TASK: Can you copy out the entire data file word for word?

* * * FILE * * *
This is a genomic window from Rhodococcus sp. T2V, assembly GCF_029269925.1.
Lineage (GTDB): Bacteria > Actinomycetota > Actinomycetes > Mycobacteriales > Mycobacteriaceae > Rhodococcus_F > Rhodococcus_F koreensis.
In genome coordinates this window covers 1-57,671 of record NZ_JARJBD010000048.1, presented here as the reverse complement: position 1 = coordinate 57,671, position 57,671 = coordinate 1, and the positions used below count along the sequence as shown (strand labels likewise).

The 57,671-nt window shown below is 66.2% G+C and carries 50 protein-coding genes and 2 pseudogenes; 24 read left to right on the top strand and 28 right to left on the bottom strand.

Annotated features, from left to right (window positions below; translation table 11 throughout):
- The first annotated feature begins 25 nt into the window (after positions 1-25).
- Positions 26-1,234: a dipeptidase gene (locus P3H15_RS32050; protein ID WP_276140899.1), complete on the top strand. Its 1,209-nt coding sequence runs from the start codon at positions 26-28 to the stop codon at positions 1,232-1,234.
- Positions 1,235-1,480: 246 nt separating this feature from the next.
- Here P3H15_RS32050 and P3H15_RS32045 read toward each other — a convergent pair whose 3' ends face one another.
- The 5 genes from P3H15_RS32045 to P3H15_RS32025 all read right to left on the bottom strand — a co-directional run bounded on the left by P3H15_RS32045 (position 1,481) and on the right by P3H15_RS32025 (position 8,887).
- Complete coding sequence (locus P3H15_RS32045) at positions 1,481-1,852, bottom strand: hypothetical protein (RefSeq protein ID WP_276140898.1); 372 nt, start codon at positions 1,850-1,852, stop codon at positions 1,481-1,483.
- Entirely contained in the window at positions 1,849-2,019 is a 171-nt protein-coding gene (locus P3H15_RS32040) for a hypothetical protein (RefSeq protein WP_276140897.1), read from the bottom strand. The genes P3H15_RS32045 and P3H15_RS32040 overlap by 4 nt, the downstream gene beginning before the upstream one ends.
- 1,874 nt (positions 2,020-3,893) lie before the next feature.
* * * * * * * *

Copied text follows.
This is a genomic window from Rhodococcus sp. T2V, assembly GCF_029269925.1.
Lineage (GTDB): Bacteria > Actinomycetota > Actinomycetes > Mycobacteriales > Mycobacteriaceae > Rhodococcus_F > Rhodococcus_F koreensis.
In genome coordinates this window covers 1-57,671 of record NZ_JARJBD010000048.1, presented here as the reverse complement: position 1 = coordinate 57,671, position 57,671 = coordinate 1, and the positions used below count along the sequence as shown (strand labels likewise).

The 57,671-nt window shown below is 66.2% G+C and carries 50 protein-coding genes and 2 pseudogenes; 24 read left to right on the top strand and 28 right to left on the bottom strand.

Annotated features, from left to right (window positions below; translation table 11 throughout):
- The first annotated feature begins 25 nt into the window (after positions 1-25).
- Positions 26-1,234: a dipeptidase gene (locus P3H15_RS32050; protein ID WP_276140899.1), complete on the top strand. Its 1,209-nt coding sequence runs from the start codon at positions 26-28 to the stop codon at positions 1,232-1,234.
- Positions 1,235-1,480: 246 nt separating this feature from the next.
- Here P3H15_RS32050 and P3H15_RS32045 read toward each other — a convergent pair whose 3' ends face one another.
- The 5 genes from P3H15_RS32045 to P3H15_RS32025 all read right to left on the bottom strand — a co-directional run bounded on the left by P3H15_RS32045 (position 1,481) and on the right by P3H15_RS32025 (position 8,887).
- Complete coding sequence (locus P3H15_RS32045) at positions 1,481-1,852, bottom strand: hypothetical protein (RefSeq protein ID WP_276140898.1); 372 nt, start codon at positions 1,850-1,852, stop codon at positions 1,481-1,483.
- Entirely contained in the window at positions 1,849-2,019 is a 171-nt protein-coding gene (locus P3H15_RS32040) for a hypothetical protein (RefSeq protein WP_276140897.1), read from the bottom strand. The genes P3H15_RS32045 and P3H15_RS32040 overlap by 4 nt, the downstream gene beginning before the upstream one ends.
- 1,874 nt (positions 2,020-3,893) lie before the next feature.